The Sepharose was incubated with the hemocyte lysate overnight at 4C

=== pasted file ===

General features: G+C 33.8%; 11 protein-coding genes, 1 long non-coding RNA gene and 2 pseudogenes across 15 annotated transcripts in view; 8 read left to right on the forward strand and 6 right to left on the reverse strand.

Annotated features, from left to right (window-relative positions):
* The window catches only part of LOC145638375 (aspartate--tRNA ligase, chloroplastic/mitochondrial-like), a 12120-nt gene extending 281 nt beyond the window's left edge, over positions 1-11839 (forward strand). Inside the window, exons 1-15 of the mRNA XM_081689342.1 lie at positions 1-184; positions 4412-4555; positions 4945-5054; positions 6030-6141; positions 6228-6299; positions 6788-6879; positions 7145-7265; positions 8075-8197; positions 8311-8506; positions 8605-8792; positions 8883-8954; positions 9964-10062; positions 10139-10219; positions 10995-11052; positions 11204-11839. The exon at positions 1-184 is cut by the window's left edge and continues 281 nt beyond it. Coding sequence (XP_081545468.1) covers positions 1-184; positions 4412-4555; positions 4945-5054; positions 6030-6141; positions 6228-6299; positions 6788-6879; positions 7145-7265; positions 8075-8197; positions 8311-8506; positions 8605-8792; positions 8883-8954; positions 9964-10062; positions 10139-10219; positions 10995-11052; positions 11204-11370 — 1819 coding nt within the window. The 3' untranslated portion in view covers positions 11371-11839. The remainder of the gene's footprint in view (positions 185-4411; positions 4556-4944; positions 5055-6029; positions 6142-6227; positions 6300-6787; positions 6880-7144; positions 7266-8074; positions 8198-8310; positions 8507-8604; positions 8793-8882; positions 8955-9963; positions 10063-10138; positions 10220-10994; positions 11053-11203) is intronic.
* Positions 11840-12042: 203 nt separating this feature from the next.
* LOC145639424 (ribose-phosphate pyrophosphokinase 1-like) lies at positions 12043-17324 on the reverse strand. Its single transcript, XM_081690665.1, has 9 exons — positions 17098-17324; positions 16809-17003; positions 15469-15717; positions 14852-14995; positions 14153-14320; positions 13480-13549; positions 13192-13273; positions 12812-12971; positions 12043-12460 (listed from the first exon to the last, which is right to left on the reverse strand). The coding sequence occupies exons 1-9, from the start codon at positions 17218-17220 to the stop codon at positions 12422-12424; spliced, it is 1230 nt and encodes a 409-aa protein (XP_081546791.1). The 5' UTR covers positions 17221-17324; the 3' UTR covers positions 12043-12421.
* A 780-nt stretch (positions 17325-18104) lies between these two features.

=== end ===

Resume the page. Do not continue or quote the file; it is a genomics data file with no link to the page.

The Sepharose was incubated with the hemocyte lysate overnight at 4C. of the most important species in aquaculture, is affected worldwide by diseases, notably those caused by white spot syndrome virus (WSSV). WSSV has resulted in large economic losses of the shrimp aquaculture industry. Therefore, the control of this virus is important to ensure the long-term survival of shrimp aquaculture. Due to the extreme virulence of WSSV, preventing and inhibiting the spread of the virus is very difficult. It is well known that the disease resistance of shrimp, as an invertebrate, is entirely dependent on the innate immune system, including cellular and humoral responses [1]. The innate immune system is the first line of inducible NCT-503 host defense against bacterial, fungal and viral pathogens [2]. Although most of shrimp die because of the WSSV infection, some of the WSSV-infected shrimp survive, indicating that shrimp possess immune factors responsible for the shrimp resistance against the virus invasion. As reported, some DNAJC15 shrimp proteins, such as PmAV, hemocyanin, Ran and Rab6, take great effects on the antiviral immunity NCT-503 of shrimp [3C6]. The Toll, immune deficiency (IMD) and Janus kinase/signal transducer and activator of transcription (JAK/STAT) pathways are the primary signaling pathways that regulate the immune response of invertebrates against the virus infection in shrimp [7]. In recent years, small interfering RNAs (siRNAs) and microRNAs (miRNAs) have been found to mediate the antiviral defense in shrimp [8C11]. The siRNAs and miRNAs function by targeting the host and/or virus genes. Up to date, however, the immune factors involved in shrimp defenses against the virus invasion have not intensively investigated. As well known, cytokines play important roles in the animal immune defenses against pathogenic infection [12, 13]. Generally, cytokines are polypeptides or proteins with low molecular masses that are secreted by activated immunocytes or matrix cells. Cytokines have enormous impacts on the development of the immune system, the host defense and tumor immunobiology [14]. In vertebrates, the innate immune cells, including macrophages and NCT-503 dendritic cells, express Toll-like receptors (TLRs), which bind to conserved sequences expressed by microorganisms [15]. Upon recognition of their ligands on microorganisms, TLRs induce the expression of a variety of host defense genes, including antimicrobial peptides, inflammatory cytokines and chemokines and other effectors against the invading pathogens. The intracellular signaling pathway activated by TLRs is conserved from to mammals [15]. For viral infections, virus-associated molecules, such as genomic DNA or RNA, produced in infected cells can be recognized by the host pattern-recognition receptors (PRRs) expressed in innate immune cells [16]. After recognition of viral components, PRRs initiate effective antiviral responses in the host, including the production of a variety of cytokines and the induction of inflammatory and adaptive immune responses [17]. Particularly, type I interferon is the key cytokines produced by hosts against the virus infection, which mediate the induction of both the innate immune response and the adaptive immune response to viruses [18,19]. At present, the roles of cytokines in the immunity of vertebrates have been well documented. In invertebrates, several studies have shown that cytokines are present and have various roles, such as the cytokine TNF in the Toll pathways of fruitfly and penaeidin of shrimp [20, 21]. However, the information on the effects of cytokines in the innate immunity of invertebrates is limited. In this investigation, the cytokines of shrimp were characterized to elucidate the roles of cytokines in the invertebrate immune response against viral infection. The results showed.